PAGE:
For 39 minutes, 42 seconds, the possible final chapter of a storied rivalry between the Massachusetts men’s basketball team and Temple was everything fans on both sides could have asked for.
UMass had the ball down by one with 17.6 seconds left on the clock, with one last possession to decide the final victor of the series in the 65th — and last Atlantic 10 — meeting between the two programs.
But when Freddie Riley’s back-door pass to Chaz Williams was deflected away from the basket, the clock expired without a final shot attempt to decide the game, providing an anti-climatic finish as Temple raced off the Mullins Center floor with an 83-82 victory in front of an electric 7,438 on Saturday night.
The Owls will leave the Atlantic 10 for the Big East next year.
“I guess that’s probably what’s expected out of the last conference UMass-Temple game,” UMass coach Derek Kellogg said, “I guess a thriller that competes with some of the ones we’ve had over the years.”
Williams started the final play by driving to the right, but coughed up the ball. Riley was there to corral the loose ball, drove from right-to-left towards the middle of the paint, but picked up his dribble when the Owls defense surrounded him. Riley looked around and tried to hit Williams cutting to the basket with a bounce pass through traffic, but the ball was deflected. Both teams dove for the ball, but the horn sounded, leaving those in attendance left in silence trying to digest the final play.
The referees reviewed to see if a jump-ball whistle came before the final buzzer, but the initial call was upheld and Temple survived.
Temple guard Khalif Wyatt, the A-10’s leading scorer, fought through a poor first half for the Owls to finish with a game-high 24 points, going 6-of-10 from the field and 5-of-8 from beyond the arc in the second half. He had 17 points in the second half alone, as he appeared to force his way through his shooting skid through the first 20 minutes.
“He’s an extraordinary offensive player,” Temple coach Fran Dunphy said. “He made a couple of threes that were really tough, but that’s what he does.”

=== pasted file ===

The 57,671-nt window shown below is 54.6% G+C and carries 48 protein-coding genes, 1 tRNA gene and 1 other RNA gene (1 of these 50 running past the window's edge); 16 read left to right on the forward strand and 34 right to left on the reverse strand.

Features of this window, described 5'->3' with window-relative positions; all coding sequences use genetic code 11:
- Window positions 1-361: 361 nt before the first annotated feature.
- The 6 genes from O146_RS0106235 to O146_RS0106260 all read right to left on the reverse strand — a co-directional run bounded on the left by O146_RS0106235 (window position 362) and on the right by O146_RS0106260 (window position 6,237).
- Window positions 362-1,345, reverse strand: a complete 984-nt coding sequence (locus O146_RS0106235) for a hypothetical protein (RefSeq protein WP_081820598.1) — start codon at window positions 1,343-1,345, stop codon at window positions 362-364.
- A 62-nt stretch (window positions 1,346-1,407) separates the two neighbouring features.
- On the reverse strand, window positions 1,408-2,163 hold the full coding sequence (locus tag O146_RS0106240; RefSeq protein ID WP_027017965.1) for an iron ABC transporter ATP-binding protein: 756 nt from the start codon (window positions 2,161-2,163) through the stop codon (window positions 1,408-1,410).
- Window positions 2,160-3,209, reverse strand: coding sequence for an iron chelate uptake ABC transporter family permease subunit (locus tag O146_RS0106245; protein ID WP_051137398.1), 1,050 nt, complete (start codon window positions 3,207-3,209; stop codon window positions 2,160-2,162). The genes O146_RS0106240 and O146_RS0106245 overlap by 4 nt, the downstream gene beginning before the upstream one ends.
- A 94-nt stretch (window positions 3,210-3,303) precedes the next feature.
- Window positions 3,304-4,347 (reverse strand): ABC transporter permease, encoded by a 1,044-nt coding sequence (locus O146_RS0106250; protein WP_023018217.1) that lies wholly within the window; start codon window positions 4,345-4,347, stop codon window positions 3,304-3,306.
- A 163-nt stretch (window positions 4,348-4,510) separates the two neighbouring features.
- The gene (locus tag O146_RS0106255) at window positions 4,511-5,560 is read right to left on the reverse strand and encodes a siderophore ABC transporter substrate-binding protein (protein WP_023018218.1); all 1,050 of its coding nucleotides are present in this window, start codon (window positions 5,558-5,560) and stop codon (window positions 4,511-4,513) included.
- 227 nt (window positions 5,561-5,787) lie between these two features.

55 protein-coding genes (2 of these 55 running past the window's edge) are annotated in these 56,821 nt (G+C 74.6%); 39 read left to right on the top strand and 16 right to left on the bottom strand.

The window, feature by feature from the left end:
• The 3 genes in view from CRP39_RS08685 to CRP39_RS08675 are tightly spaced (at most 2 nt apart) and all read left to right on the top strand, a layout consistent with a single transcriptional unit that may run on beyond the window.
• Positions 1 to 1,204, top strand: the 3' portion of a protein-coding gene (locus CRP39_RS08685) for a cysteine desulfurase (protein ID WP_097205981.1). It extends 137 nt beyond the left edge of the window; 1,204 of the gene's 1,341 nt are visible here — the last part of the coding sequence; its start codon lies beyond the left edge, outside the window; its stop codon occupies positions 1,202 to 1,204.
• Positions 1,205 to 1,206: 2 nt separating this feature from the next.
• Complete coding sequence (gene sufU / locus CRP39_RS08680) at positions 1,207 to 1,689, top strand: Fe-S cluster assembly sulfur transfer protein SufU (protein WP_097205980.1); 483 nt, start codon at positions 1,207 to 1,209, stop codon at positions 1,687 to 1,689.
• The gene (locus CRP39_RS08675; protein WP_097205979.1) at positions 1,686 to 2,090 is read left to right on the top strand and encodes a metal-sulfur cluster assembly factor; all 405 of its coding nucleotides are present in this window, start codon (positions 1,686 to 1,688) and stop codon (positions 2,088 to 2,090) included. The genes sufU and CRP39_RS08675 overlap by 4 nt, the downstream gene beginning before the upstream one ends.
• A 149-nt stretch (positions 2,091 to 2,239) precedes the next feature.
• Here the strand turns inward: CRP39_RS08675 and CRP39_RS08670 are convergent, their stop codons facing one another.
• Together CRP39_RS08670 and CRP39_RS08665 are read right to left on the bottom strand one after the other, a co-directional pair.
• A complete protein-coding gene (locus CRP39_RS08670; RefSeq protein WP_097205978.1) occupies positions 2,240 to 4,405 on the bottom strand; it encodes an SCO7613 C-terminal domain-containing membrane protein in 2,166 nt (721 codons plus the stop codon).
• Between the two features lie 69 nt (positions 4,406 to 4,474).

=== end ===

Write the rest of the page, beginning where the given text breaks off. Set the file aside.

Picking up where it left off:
Riley finished with 17 points to lead the Minutemen, while Williams had a double-double (16 points, 13 assists) and Cady Lalanne had 14 points and 12 boards off the bench.
After Williams cut the deficit to 80-79, Scottie Randall drilled a three in the corner to extend the Owls’ lead to two possessions at 83-79 with 1:25 remaining. But Riley responded with a triple of his own to bring the tilt back within a point.
Williams then stole the ball away from Rahlir Hollis-Jefferson and passed it up the court to Riley, who misfired on a pull-up 3-pointer. Hollis-Jefferson then missed a tip-in at the rim, Williams corralled the rebound, raced across half court and called timeout, which set up the final play.
Lalanne dominated the first half, outmuscling Temple in the paint to get easy, undeterred looks at the rim. All 14 of his points came in the opening frame on 7-of-9 shooting, but the Owls made the necessary adjustments to front Lalanne on the block and cave in on him when he had possession under the basket. He finished 0-for-2 in the second half.
Kellogg felt that in addition to those adjustments, Lalanne didn’t have the same energy or “the same pop that he had in the first half.”
“I thought they did a good job of reaching in there and whacking him,” Kellogg said. “They were kind of getting in there and hitting him.
“I think as he gets older and more mature, he’ll play through the guard coming down there and hitting him, but they did a better job of surrounding him,” he continued. “I thought they did a better job of boxing him out, and his energy probably just has to be carried for 40 minutes.”
Saturday’s contest marked the last meeting between UMass and Temple for the foreseeable future. The Owls finished the all-time conference series with a 44-21 advantage, but only hold a 23-21 advantage in the last 44 meetings.
The Minutemen are back in action Wednesday night as they travel to St. Bonaventure.
Stephen Sellner can be reached at firstname.lastname@example.org and followed on Twitter @Stephen_Sellner.